Pardon the horrible pun, I couldn’t resist. Given my recent musings on the Abercrombie/Hollister brand, I found the news that The Chap magazine is launching a petition to stop plans for another Abercrombie & Fitch shop to be opened on the hallowed ground of Savile Row rather amusing. I imagine they were rather taken aback to discover they were considered to be below the standard for this exclusive area of London, given how keen they are to cultivate a sense of exclusivity to their brand. They did, after all, recently pay cast members of Jersey Shore (the American equivalent of Geordie Shore) not to wear their clothes onscreen.
The Chap magazine has a point, though. Savile Row is one of the few remaining bastions of good old-fashioned fine tailoring skill, and its bespoke suits have been hailed as the best in the world for over 200 years. With big brands like Abercrombie inching onto the scene, these traditions are under threat.
The petition will be formally presented to Westminster council, and has over 500 signatures already. David Coleridge of H. Huntsman & Sons said, “The arrival of Abercrombie & Fitch at the end of Savile row would dramatically change not just the tone but the safety of the street”.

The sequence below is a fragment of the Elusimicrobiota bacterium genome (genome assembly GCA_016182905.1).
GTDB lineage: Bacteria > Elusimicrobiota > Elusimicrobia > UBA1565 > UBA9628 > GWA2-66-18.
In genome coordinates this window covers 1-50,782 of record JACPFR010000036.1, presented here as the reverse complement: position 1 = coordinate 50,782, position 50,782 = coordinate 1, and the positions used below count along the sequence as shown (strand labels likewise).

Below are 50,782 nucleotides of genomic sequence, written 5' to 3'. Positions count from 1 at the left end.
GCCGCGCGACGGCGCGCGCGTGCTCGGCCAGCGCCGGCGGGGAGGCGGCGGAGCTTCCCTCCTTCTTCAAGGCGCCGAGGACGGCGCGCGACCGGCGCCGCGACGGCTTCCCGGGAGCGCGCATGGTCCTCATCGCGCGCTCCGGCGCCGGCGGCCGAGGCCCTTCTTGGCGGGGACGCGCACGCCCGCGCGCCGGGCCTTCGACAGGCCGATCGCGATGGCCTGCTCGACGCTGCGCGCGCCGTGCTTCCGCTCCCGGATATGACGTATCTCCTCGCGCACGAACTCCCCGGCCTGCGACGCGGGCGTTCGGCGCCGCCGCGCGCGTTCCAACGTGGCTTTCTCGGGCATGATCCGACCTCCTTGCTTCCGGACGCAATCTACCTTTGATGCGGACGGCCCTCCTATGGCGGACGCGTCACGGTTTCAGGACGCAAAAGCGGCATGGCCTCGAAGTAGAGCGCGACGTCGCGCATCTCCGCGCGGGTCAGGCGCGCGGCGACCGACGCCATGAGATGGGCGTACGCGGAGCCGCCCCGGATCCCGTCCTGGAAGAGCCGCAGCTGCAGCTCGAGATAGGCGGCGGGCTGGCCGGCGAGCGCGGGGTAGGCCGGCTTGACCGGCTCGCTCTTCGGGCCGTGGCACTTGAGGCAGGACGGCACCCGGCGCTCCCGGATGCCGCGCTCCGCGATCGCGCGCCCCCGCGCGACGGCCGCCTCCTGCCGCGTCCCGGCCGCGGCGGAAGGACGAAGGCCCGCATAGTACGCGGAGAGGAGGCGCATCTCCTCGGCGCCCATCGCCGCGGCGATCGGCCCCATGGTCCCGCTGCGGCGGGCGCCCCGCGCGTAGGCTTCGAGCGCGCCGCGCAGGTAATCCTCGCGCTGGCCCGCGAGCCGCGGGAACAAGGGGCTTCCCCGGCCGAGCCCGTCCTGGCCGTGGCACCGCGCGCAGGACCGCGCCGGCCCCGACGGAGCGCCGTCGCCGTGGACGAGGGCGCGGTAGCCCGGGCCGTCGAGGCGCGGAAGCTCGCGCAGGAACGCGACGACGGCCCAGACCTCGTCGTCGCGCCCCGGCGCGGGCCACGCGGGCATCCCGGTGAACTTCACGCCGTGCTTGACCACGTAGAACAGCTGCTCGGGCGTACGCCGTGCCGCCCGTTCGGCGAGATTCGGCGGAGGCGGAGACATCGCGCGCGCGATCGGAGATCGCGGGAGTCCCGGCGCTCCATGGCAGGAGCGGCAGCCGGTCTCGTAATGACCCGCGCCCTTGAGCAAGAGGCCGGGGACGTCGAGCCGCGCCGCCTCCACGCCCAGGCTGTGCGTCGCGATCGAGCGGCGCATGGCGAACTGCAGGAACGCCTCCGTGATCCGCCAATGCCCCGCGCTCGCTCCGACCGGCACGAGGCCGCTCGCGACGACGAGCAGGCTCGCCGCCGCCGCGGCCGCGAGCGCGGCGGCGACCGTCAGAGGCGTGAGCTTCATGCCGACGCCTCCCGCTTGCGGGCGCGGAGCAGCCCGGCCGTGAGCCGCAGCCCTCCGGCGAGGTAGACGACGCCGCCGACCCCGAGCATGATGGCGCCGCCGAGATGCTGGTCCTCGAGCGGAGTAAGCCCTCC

In a letter to Boris Johnson, The Chap editor Gustav Temple, said: “Once that store is allowed to exist, there is no reason why other large chain stores, also peddling overpriced casual wear and T-shirts bearing slogans, will begin to fill up the other buildings.” It seems he’s right – according to Drapers, there has been a similar furore over the hipster brand The Kooples, who also want to open a shop on the street.
“This isn’t simply about resisting the global spread of chain stores, which market forces have made inevitable. It’s about preserving a little corner of Englishness in London. It’s only one street, for goodness’ sake, and why shouldn’t it remain exclusively dedicated to bespoke tailoring?” asks Temple.
If you want to help save Savile Row, you can sign the petition here.